Michael Jackson’s life was often called a circus. It was inevitable that someone would take that literally.
Cirque du Soleil’s touring amalgam of rock concert and circus show, “Michael Jackson THE IMMORTAL World Tour,” was conceived after Jackson’s death in 2009.
“It was always Michael’s fantasy to work with Cirque,” says choreographer Travis Payne. “He was at the very first Cirque du Soleil tent show in Santa Monica, Calif.”
Payne, who worked with Jackson over a period of 15 years, is one of 10 choreographers who conceived the show. The show’s loose story revolves around a mime standing outside the gates of Jackson’s estate, Neverland Ranch, who becomes inspired by Jackson’s musical spirit.
Payne’s challenge as a choreo-grapher was to bring the stories of Jackson’s music to life without introducing him as a character.
“It’s about the essence of Michael, woven throughout the show,” he says. “There’s nobody even dressed like Michael; he appears on video. Because it’s not possible to re-create it.”
Payne was tasked with reimagining some of the most iconic moments in pop music. Everyone knows the Michael Jackson dance moves, so choreographers have to walk a fine line between homage and copycatting. For the “Thriller” dance, he took the original zombie concept and tweaked it just slightly, to mummies. “I know how much [Jackson] loved scary and the macabre. To be able to reimagine it and put my spin on it was really great,” says Payne.
While he was alive, Jackson’s personal weirdness and possible misconduct made him a deeply divisive figure. But nobody was ever divided about the music. Since Jackson died, the bizarre life that at times overshadowed his monumental contributions to pop music has become less and less important to his legacy. While he continues to be, like Marilyn Monroe, a symbol of the dangers of fame, there’s no longer an internal moral conflict when “Beat It” comes over the loudspeaker.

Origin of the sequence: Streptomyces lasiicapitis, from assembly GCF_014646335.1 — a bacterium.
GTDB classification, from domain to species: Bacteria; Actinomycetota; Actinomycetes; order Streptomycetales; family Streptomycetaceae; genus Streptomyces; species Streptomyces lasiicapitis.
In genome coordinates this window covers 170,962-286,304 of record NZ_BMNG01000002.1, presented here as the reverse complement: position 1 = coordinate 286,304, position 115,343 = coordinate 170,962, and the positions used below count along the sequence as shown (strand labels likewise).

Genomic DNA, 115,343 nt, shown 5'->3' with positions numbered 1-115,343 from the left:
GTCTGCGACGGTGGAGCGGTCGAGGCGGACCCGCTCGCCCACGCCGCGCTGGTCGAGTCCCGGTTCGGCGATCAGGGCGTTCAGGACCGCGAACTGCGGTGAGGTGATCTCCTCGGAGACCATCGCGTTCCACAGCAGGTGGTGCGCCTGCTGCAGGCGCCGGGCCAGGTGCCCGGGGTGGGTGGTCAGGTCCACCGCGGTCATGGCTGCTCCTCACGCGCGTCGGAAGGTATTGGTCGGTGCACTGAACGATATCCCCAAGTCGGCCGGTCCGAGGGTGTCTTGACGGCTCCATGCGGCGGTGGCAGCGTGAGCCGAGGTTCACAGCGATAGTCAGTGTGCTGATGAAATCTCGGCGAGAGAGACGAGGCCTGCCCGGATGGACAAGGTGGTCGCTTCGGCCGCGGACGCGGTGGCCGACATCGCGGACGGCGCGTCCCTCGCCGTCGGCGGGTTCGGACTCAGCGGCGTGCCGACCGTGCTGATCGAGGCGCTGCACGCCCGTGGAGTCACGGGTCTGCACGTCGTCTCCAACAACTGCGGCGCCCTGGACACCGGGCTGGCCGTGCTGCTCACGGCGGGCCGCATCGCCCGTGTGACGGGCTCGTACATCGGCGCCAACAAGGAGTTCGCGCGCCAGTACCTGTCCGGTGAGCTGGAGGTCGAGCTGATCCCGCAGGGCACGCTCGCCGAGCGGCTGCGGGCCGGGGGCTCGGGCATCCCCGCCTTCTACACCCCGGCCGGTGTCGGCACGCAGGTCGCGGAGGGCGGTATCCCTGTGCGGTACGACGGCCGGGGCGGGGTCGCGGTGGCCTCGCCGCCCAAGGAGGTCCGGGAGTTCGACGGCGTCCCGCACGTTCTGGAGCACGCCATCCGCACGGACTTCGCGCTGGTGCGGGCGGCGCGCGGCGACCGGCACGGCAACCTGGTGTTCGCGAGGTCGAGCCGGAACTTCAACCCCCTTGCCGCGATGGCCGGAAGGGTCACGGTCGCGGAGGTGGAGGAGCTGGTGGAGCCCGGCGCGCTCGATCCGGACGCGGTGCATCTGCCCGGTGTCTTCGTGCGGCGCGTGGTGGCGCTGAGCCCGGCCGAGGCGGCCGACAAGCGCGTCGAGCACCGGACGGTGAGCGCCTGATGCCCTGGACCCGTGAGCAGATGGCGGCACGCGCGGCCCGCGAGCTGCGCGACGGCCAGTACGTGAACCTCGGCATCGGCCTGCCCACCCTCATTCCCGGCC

Cirque’s decision to emphasize his musical gifts serves a dual purpose: It reminds the audience of Jackson’s enduring and undeniable talents, and it highlights the sadness of this being the complete catalog. We won’t get anything more from Michael Jackson, it reminds us, but isn’t what we got awesome?
For Payne, who took Jackson as an inspiration when he was growing up as a would-be dancer in Atlanta, Jackson’s dedication and talent were always the main event.
“Creativity was key. That was going to be first,” he says, describing what he feels Jackson would have appreciated about the show. “With Michael’s creative process, it was whatever it took. It was always a comfortable place to create. And being on the Cirque campus [in Montreal] is quite like that. We were able to create the show in an environment that mirrored something that was so special to my experiences with Michael.”
“Being in certain parts of the Cirque campus is like being at his Neverland,” he says. “It was only a matter of time before Michael and Cirque worked together — I don’t think anybody expected it to be this way.”
Pop & Circumstance
Cirque du Soleil takes simple stories to weird places; here’s how it interprets M.J.’s biggest hits.
“Dancing Machine”: This Jackson 5 hit comes to life with acrobats dressed as welders swinging through the air on giant cables.
“This Place Hotel”: A tale of sad love is accompanied by two people doing a tango in mid-air, “as if they were in an anti-gravity nightclub,” according to press materials.
“Scream”: This act features “Ninja-style” dancers, Japanimation and the implication that the world is on the brink of destruction. F.z.
Cirque veteran Felix Cane, who performs an athletic pole dance to “Dangerous,” says the song has always been dear to her. “The very first album that I made my parents buy for me was ‘Dangerous,’” she says. “I was a huge Michael Jackson fan. I was lucky enough to see him live in concert twice as a young girl, so he was a great role model for me as a performer.”
1st Mariner Arena, 201 W. Baltimore St., Baltimore; Sat., 8 p.m., Sun., 4 p.m., $50-$175; 410-347-2020.
Verizon Center, 601 F St. NW; July 13-15, $50-$175; 202-628-3200. (Gallery Place)